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Political survivor loses liver battle
Organ donor death blow

Vilasrao Deshmukh at son Riteish’s wedding in Mumbai in February. (Fotocorp)

Aug. 14: Vilasrao Deshmukh, Union minister for science and technology and former Maharashtra chief minister, died of multiple organ failure at a Chennai hospital this afternoon after the death of a liver donor held up plans for a transplant. He was 67.

Deshmukh is survived by his wife Vaishali and three sons — Riteish, an actor, Amit, an MLA, and Dheeraj, who manages family-run educational trusts.

The death was attributed to progression of liver cirrhosis, which led to liver and kidney failure.

Deshmukh, who had earlier been admitted to Mumbai’s Breach Candy hospital, was flown to Chennai on August 6 since Global hospital was reputed for liver transplants. But his condition remained critical and the parameters did not permit a transplant.

Yesterday, his family gave the go-ahead for a full liver transplant from a brain-dead donor. But the donor died last night, forcing the family to look for another suitable brain-dead donor.

Organs can be harvested only from donors who were clinically alive with adequate blood circulation, essential for the organs to remain oxygenated till they are harvested.

Deshmukh’s condition deteriorated after noon today and efforts to revive him did not succeed. Doctors said the end came at 1.40.

The cremation will take place tomorrow evening at Babhalgaon, his native village in Latur district in Marathwada, family sources said.

The Maharashtra government has announced a three-day state mourning. But chief minister Prithviraj Chavan and governor K. Sankaranaryan would unfurl the Tricolour in Mumbai and Pune, respectively, to mark Independence Day. On Thursday and Friday, the flag will fly at half mast.

Both Houses of Parliament were adjourned for the day as a mark of respect to the departed leader, who was known for his instincts for survival and ability to handle crisis or controversy with a smile on his face.

The same smile played on his lips when he had walked in to depose before the judicial commission probing the Adarsh Housing Society scam just six weeks ago.

The housing scandal, which involved allegations of misuse of land meant for war widows, was one of several controversies Deshmukh faced. He also faced governance disasters like the July 2005 deluge that flooded Mumbai during his second and last stint as chief minister.

But allegations that he was trying to use his clout to promote Riteish cost him his seat after the 26/11 attacks when the presence of his son and filmmaker Ram Gopal Varma in the group that accompanied him to Oberoi hotel triggered a controversy.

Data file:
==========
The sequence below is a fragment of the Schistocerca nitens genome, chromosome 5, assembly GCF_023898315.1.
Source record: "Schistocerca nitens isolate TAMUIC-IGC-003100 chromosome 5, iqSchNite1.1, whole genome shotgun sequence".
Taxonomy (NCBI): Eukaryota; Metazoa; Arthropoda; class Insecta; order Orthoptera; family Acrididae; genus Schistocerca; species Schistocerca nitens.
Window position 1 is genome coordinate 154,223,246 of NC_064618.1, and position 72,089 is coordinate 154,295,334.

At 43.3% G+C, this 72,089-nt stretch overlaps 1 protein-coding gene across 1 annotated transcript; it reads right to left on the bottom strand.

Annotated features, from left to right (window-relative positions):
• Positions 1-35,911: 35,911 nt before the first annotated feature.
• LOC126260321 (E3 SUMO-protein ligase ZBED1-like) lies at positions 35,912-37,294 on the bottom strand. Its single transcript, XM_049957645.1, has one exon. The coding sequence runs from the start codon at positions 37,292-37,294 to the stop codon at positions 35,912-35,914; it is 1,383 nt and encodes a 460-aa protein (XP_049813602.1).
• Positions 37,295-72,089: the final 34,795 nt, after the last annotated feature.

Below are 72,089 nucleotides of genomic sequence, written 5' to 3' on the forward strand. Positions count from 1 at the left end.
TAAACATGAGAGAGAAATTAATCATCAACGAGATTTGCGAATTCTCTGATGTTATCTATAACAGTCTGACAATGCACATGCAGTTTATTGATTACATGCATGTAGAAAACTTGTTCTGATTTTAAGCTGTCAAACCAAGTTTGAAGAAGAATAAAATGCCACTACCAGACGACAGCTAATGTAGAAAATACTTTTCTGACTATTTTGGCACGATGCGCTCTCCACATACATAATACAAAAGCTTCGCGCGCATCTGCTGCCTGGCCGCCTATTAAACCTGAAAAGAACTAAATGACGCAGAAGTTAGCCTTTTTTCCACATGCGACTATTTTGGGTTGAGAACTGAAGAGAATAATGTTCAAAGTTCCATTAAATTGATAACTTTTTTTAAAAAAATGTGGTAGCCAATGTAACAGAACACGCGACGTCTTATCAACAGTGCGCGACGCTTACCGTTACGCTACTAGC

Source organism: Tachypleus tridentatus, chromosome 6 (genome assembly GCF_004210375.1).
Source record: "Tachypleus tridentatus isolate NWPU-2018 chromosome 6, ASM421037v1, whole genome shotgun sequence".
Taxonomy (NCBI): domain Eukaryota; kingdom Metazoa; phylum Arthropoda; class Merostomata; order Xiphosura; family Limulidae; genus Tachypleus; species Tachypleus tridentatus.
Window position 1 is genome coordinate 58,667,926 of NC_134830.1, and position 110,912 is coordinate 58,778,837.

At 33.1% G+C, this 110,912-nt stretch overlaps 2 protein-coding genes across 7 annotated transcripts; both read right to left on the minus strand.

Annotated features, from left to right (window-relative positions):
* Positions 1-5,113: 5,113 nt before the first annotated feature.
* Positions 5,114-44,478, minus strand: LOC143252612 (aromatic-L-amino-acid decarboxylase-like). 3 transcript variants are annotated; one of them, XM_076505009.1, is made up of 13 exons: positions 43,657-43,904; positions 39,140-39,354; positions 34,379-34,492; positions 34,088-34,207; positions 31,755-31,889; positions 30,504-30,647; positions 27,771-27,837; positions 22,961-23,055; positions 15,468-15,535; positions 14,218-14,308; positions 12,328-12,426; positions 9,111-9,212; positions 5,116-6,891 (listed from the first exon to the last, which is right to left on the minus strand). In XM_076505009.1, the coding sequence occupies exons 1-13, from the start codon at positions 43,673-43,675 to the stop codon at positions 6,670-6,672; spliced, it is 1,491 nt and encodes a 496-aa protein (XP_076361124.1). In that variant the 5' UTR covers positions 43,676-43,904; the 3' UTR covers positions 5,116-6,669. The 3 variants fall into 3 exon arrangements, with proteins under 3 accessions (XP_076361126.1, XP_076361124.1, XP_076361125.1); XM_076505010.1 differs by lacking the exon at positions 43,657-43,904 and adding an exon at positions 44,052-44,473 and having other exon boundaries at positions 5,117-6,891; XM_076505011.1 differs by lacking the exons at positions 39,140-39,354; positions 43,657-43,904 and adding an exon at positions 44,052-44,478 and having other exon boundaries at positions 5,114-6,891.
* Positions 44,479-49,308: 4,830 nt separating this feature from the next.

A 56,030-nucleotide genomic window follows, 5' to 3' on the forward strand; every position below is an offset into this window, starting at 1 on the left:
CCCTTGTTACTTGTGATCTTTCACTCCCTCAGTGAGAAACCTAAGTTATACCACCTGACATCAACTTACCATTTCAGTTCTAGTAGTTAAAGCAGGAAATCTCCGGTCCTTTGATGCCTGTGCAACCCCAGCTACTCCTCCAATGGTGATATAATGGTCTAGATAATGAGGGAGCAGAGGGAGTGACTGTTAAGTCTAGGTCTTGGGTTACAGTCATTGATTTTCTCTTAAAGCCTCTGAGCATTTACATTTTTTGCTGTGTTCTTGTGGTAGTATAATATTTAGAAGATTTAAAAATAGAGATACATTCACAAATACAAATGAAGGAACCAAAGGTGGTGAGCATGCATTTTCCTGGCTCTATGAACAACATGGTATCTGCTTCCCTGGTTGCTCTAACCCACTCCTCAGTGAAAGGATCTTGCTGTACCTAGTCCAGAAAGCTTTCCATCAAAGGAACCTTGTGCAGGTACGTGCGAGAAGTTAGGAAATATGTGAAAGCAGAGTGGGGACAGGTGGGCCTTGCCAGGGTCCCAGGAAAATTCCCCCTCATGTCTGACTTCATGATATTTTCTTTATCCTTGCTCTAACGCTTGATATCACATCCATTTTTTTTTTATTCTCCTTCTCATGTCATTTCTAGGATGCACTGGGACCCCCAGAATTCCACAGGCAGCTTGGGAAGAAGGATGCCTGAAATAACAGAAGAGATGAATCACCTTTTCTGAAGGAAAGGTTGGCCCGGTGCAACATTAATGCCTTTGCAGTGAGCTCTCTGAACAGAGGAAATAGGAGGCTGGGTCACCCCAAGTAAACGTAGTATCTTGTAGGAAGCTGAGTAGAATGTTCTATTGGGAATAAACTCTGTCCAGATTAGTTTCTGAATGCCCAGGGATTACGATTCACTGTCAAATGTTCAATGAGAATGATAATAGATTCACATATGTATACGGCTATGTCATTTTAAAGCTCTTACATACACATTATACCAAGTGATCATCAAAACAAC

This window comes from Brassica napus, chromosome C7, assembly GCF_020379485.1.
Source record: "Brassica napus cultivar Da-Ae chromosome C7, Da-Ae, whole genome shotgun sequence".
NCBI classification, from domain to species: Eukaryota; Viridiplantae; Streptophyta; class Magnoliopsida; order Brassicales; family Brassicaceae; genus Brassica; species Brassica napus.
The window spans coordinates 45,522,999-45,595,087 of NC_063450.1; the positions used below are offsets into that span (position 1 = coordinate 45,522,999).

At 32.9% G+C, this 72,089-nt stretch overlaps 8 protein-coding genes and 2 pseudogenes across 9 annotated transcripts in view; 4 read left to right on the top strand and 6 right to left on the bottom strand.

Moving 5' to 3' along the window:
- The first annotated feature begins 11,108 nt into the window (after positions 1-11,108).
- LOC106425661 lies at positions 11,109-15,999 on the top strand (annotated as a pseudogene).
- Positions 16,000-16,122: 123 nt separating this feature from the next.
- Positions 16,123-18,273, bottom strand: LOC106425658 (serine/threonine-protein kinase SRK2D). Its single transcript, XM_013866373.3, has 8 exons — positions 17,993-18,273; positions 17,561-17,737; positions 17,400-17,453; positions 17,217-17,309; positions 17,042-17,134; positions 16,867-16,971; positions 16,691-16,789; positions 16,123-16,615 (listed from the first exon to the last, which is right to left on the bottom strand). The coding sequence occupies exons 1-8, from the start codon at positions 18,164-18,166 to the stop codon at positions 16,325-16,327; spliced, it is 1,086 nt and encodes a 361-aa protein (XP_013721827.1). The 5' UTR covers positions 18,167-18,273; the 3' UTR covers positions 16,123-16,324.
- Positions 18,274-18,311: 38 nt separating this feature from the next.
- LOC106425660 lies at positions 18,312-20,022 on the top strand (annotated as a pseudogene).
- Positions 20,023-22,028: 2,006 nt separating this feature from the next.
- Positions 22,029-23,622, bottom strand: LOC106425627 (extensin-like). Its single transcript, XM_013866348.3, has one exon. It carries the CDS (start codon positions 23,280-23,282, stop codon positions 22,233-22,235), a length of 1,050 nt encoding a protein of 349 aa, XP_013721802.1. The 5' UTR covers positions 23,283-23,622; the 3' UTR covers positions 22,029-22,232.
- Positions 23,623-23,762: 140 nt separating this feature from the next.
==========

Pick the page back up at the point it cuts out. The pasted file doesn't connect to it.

Deshmukh took moral responsibility for the attacks and stepped down. He later moved to the Centre, where he held several portfolios including heavy industries, panchayati raj and rural development apart from science and technology.

Deshmukh was born into a family of traditional landlords in Babhalgaon. His father Dagdojirao Deshmukh was a dedicated Congressman and sarpanch of his village for 15 years.

Deshmukh went on to complete his BSc, BA and a law degree from Pune. He returned to Latur to begin his career in politics and rose through the ranks to become the district president of the Youth Congress.

In 1974, he was elected sarpanch of his village. During his two-year tenure, senior Marathwada politician Shankarrao Chavan, who would later mentor him, became Maharashtra chief minister.

In 1980, when Shivraj Patil moved to the Lok Sabha, Deshmukh became the MLA from Latur. Two years later, he made his debut as minister in Babasaheb Bhosale’s cabinet.

For the next 13 years, he was part of every Congress cabinet and handled several portfolios. In the 1995 Assembly polls, his detractors ensured a shock defeat for Deshmukh who lost to a little-known Janata Dal candidate. When he tried to enter the legislative council, he was denied a ticket.

Deshmukh then rebelled against the official Congress candidate and met Bal Thackeray to seek the Shiv Sena’s support, but was eventually defeated. For his rebellion, Deshmukh was thrown out of the party. He returned to the Congress in 1999.

Deshmukh used the five years of political wilderness to focus on building his base in Latur.

After the 1999 polls, Deshmukh not only won from Latur but also emerged ahead of his friend Sushil Kumar Shinde as chief minister of the first Congress-NCP coalition government.

The Congress leadership replaced him with Shinde, a Dalit, in 2003 ahead of the 2004 Assembly polls. Deshmukh was made a member of the Congress Working Committee.

Although the Congress returned to power for a second consecutive term under Shinde’s leadership, Deshmukh got most of the newly elected party MLAs to support him for chief minister.

He maintained a cordial relationship with Thackeray. In 2007, when NDA ally Sena declared its support to UPA presidential candidate Pratibha Patil as she was from Maharashtra, it was Deshmukh who called on Thackeray and formally sealed the deal for the party.